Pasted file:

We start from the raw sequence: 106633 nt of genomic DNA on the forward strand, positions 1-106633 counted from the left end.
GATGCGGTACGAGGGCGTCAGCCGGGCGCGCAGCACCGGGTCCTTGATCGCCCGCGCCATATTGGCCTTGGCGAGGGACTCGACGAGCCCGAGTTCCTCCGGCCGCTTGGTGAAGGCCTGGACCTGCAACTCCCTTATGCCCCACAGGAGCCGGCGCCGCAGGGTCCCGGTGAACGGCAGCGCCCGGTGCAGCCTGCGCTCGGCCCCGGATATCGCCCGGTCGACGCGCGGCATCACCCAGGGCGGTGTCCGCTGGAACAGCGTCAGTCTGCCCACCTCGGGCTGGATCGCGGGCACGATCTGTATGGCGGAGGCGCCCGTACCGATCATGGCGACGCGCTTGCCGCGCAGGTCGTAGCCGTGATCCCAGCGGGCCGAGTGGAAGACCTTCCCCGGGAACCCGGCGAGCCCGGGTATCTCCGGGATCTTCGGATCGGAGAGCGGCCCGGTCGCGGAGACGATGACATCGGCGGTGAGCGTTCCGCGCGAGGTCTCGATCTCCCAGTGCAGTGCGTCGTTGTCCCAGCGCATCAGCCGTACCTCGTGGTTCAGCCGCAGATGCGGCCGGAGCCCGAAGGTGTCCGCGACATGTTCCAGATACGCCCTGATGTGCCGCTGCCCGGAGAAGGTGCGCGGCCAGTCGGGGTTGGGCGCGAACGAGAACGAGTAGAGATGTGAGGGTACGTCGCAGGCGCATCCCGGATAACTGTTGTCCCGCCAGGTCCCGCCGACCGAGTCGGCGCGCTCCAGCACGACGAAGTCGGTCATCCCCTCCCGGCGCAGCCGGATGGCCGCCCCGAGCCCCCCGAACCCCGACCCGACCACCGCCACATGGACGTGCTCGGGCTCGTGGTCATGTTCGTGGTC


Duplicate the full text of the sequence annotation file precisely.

We start from the raw sequence: 106633 nt of genomic DNA on the forward strand, positions 1-106633 counted from the left end.
GATGCGGTACGAGGGCGTCAGCCGGGCGCGCAGCACCGGGTCCTTGATCGCCCGCGCCATATTGGCCTTGGCGAGGGACTCGACGAGCCCGAGTTCCTCCGGCCGCTTGGTGAAGGCCTGGACCTGCAACTCCCTTATGCCCCACAGGAGCCGGCGCCGCAGGGTCCCGGTGAACGGCAGCGCCCGGTGCAGCCTGCGCTCGGCCCCGGATATCGCCCGGTCGACGCGCGGCATCACCCAGGGCGGTGTCCGCTGGAACAGCGTCAGTCTGCCCACCTCGGGCTGGATCGCGGGCACGATCTGTATGGCGGAGGCGCCCGTACCGATCATGGCGACGCGCTTGCCGCGCAGGTCGTAGCCGTGATCCCAGCGGGCCGAGTGGAAGACCTTCCCCGGGAACCCGGCGAGCCCGGGTATCTCCGGGATCTTCGGATCGGAGAGCGGCCCGGTCGCGGAGACGATGACATCGGCGGTGAGCGTTCCGCGCGAGGTCTCGATCTCCCAGTGCAGTGCGTCGTTGTCCCAGCGCATCAGCCGTACCTCGTGGTTCAGCCGCAGATGCGGCCGGAGCCCGAAGGTGTCCGCGACATGTTCCAGATACGCCCTGATGTGCCGCTGCCCGGAGAAGGTGCGCGGCCAGTCGGGGTTGGGCGCGAACGAGAACGAGTAGAGATGTGAGGGTACGTCGCAGGCGCATCCCGGATAACTGTTGTCCCGCCAGGTCCCGCCGACCGAGTCGGCGCGCTCCAGCACGACGAAGTCGGTCATCCCCTCCCGGCGCAGCCGGATGGCCGCCCCGAGCCCCCCGAACCCCGACCCGACCACCGCCACATGGACGTGCTCGGGCTCGTGGTCATGTTCGTGGTC